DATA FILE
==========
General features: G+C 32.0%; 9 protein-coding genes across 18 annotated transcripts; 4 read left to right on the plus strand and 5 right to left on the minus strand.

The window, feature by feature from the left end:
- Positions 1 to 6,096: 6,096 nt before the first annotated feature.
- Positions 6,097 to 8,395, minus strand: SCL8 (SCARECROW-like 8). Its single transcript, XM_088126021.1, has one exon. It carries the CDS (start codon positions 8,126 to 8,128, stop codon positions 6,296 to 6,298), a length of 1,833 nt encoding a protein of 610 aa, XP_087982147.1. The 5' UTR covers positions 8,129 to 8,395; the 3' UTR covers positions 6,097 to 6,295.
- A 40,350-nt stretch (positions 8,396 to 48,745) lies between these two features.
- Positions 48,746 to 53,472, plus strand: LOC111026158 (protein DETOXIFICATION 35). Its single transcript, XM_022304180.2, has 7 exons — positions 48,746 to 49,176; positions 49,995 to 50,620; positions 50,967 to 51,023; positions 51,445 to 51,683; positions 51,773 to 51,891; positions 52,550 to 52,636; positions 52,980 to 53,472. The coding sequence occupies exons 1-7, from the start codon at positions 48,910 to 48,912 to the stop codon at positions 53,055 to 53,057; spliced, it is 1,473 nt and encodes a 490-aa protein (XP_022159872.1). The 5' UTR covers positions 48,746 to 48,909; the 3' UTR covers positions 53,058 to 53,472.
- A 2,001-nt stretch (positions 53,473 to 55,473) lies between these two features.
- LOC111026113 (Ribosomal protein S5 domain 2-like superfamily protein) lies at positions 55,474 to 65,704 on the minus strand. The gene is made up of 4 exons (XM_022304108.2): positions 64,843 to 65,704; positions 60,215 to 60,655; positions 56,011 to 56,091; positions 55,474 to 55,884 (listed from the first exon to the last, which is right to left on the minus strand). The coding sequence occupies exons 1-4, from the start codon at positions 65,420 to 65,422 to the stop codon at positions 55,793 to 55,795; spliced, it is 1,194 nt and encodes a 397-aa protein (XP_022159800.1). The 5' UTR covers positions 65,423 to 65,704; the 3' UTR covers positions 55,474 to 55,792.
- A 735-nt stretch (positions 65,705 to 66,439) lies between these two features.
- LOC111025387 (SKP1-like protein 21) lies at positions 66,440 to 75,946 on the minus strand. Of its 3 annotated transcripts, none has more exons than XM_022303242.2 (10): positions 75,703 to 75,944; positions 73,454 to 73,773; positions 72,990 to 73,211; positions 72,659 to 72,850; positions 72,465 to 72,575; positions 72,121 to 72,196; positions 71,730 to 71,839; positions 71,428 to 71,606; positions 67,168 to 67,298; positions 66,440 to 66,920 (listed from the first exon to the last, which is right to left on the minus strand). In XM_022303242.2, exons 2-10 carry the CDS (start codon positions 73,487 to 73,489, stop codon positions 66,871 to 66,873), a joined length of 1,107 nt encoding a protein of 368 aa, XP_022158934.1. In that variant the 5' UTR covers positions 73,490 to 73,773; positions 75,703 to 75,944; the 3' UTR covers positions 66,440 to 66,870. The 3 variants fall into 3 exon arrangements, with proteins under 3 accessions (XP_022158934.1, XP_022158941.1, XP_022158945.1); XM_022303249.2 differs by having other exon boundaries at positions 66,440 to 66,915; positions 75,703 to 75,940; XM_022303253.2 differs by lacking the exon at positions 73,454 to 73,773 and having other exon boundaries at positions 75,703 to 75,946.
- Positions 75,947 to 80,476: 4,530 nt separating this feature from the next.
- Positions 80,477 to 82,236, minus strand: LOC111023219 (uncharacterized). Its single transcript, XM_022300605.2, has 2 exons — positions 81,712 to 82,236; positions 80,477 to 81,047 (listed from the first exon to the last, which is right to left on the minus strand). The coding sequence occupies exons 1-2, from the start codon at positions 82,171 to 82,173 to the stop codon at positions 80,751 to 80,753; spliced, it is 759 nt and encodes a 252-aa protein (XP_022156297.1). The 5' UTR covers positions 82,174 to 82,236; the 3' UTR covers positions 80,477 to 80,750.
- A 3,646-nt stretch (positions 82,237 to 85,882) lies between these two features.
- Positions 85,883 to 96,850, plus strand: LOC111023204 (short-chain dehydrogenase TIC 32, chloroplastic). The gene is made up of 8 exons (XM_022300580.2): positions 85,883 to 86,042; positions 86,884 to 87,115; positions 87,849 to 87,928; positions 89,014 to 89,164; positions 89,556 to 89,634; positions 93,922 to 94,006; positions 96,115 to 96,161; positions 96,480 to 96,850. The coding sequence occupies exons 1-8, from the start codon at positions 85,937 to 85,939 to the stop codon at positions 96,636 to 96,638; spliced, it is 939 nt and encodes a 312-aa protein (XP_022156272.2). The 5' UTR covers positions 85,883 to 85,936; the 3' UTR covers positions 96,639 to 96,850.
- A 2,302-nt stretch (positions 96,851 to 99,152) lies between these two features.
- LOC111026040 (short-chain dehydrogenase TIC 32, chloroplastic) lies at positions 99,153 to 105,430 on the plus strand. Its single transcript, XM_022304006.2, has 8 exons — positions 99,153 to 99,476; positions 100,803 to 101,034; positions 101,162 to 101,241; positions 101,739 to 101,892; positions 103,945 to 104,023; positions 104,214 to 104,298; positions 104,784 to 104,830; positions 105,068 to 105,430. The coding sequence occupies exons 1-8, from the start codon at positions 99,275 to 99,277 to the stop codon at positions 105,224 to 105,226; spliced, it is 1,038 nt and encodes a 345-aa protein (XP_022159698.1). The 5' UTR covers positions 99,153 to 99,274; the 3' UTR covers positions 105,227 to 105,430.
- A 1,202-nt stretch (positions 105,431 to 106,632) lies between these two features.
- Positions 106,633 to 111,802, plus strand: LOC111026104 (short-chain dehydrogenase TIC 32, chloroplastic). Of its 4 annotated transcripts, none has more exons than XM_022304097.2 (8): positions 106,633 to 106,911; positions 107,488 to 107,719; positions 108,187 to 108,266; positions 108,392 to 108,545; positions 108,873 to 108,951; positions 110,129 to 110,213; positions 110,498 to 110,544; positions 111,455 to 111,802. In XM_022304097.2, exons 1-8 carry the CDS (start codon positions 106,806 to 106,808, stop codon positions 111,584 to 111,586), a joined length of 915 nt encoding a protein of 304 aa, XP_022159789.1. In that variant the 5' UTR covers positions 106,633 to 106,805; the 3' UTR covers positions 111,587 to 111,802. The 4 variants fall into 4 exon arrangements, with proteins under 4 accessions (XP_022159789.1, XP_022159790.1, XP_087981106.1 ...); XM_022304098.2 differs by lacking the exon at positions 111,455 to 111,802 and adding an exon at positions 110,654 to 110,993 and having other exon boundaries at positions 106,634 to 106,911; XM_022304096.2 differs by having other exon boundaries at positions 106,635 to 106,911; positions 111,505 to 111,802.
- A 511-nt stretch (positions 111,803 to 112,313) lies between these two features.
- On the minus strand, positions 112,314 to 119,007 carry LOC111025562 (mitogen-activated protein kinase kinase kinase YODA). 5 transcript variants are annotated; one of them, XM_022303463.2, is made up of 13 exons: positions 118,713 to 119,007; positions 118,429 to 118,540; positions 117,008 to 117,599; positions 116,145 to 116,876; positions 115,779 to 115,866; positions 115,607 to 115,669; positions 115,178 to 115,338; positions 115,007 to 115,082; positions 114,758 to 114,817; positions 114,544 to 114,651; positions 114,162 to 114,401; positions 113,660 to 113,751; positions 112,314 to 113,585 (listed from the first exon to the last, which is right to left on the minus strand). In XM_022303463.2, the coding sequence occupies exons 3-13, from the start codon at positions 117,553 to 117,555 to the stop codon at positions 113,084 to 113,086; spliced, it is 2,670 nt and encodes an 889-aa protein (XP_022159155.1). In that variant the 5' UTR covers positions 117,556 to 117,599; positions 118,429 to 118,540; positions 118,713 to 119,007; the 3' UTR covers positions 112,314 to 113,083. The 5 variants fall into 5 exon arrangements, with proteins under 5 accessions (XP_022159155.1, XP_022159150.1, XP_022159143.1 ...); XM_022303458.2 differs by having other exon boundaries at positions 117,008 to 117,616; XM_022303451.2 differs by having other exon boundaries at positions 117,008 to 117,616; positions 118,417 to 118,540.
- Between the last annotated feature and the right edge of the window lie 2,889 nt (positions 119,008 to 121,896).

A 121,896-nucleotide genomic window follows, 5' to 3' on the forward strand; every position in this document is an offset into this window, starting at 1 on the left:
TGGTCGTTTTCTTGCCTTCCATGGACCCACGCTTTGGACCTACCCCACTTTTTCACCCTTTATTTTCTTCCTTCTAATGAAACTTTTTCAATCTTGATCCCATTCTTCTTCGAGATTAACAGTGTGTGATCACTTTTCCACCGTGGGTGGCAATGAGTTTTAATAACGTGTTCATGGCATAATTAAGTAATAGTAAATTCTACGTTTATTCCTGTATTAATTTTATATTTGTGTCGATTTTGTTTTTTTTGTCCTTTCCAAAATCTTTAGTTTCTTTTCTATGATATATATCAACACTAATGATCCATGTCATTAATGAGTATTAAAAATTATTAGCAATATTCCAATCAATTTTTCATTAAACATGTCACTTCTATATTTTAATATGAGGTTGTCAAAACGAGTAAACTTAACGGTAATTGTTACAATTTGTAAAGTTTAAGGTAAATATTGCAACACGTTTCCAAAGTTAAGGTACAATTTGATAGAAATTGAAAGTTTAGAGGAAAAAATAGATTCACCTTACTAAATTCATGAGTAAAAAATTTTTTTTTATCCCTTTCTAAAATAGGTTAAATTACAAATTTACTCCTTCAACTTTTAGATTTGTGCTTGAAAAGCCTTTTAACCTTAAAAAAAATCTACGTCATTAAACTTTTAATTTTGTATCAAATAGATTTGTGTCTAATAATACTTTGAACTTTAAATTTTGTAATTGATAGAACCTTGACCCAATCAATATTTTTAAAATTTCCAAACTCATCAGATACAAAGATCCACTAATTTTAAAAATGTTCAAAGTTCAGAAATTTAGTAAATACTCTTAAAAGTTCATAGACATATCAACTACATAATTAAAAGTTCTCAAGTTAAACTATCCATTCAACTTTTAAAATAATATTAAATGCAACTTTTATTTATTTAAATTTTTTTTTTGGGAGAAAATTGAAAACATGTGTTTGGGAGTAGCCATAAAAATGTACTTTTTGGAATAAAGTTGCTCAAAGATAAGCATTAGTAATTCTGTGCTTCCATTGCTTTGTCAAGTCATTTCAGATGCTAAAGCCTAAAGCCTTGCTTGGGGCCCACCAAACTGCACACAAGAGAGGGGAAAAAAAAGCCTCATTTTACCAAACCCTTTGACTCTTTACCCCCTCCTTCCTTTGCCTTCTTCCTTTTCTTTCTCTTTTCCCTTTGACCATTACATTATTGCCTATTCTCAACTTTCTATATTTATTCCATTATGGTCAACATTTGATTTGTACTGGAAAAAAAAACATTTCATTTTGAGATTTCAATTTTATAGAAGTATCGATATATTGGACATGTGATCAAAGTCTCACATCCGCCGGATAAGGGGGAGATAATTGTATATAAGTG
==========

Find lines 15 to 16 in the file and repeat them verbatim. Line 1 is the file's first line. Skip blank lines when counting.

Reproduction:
- A 2,302-nt stretch (positions 96,851 to 99,152) lies between these two features.
- LOC111026040 (short-chain dehydrogenase TIC 32, chloroplastic) lies at positions 99,153 to 105,430 on the plus strand. Its single transcript, XM_022304006.2, has 8 exons — positions 99,153 to 99,476; positions 100,803 to 101,034; positions 101,162 to 101,241; positions 101,739 to 101,892; positions 103,945 to 104,023; positions 104,214 to 104,298; positions 104,784 to 104,830; positions 105,068 to 105,430. The coding sequence occupies exons 1-8, from the start codon at positions 99,275 to 99,277 to the stop codon at positions 105,224 to 105,226; spliced, it is 1,038 nt and encodes a 345-aa protein (XP_022159698.1). The 5' UTR covers positions 99,153 to 99,274; the 3' UTR covers positions 105,227 to 105,430.